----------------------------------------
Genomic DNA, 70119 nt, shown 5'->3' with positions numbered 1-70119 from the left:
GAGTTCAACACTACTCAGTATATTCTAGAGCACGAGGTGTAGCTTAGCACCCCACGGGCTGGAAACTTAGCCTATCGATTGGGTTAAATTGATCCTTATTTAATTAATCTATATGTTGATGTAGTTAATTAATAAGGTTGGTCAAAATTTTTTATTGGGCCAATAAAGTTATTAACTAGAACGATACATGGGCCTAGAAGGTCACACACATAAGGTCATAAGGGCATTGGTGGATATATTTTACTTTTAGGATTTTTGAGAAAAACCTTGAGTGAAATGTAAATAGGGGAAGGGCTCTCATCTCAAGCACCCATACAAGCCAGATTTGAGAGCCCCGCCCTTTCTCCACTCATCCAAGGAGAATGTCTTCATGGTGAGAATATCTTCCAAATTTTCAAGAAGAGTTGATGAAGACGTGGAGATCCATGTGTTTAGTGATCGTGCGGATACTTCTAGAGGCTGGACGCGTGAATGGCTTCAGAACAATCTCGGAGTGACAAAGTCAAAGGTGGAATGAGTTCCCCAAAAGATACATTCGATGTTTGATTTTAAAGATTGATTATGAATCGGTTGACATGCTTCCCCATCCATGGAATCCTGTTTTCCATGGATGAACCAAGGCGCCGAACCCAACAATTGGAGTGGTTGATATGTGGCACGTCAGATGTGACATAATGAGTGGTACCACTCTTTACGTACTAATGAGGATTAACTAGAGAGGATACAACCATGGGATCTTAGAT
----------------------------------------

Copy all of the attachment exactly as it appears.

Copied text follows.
Genomic DNA, 70119 nt, shown 5'->3' with positions numbered 1-70119 from the left:
GAGTTCAACACTACTCAGTATATTCTAGAGCACGAGGTGTAGCTTAGCACCCCACGGGCTGGAAACTTAGCCTATCGATTGGGTTAAATTGATCCTTATTTAATTAATCTATATGTTGATGTAGTTAATTAATAAGGTTGGTCAAAATTTTTTATTGGGCCAATAAAGTTATTAACTAGAACGATACATGGGCCTAGAAGGTCACACACATAAGGTCATAAGGGCATTGGTGGATATATTTTACTTTTAGGATTTTTGAGAAAAACCTTGAGTGAAATGTAAATAGGGGAAGGGCTCTCATCTCAAGCACCCATACAAGCCAGATTTGAGAGCCCCGCCCTTTCTCCACTCATCCAAGGAGAATGTCTTCATGGTGAGAATATCTTCCAAATTTTCAAGAAGAGTTGATGAAGACGTGGAGATCCATGTGTTTAGTGATCGTGCGGATACTTCTAGAGGCTGGACGCGTGAATGGCTTCAGAACAATCTCGGAGTGACAAAGTCAAAGGTGGAATGAGTTCCCCAAAAGATACATTCGATGTTTGATTTTAAAGATTGATTATGAATCGGTTGACATGCTTCCCCATCCATGGAATCCTGTTTTCCATGGATGAACCAAGGCGCCGAACCCAACAATTGGAGTGGTTGATATGTGGCACGTCAGATGTGACATAATGAGTGGTACCACTCTTTACGTACTAATGAGGATTAACTAGAGAGGATACAACCATGGGATCTTAGAT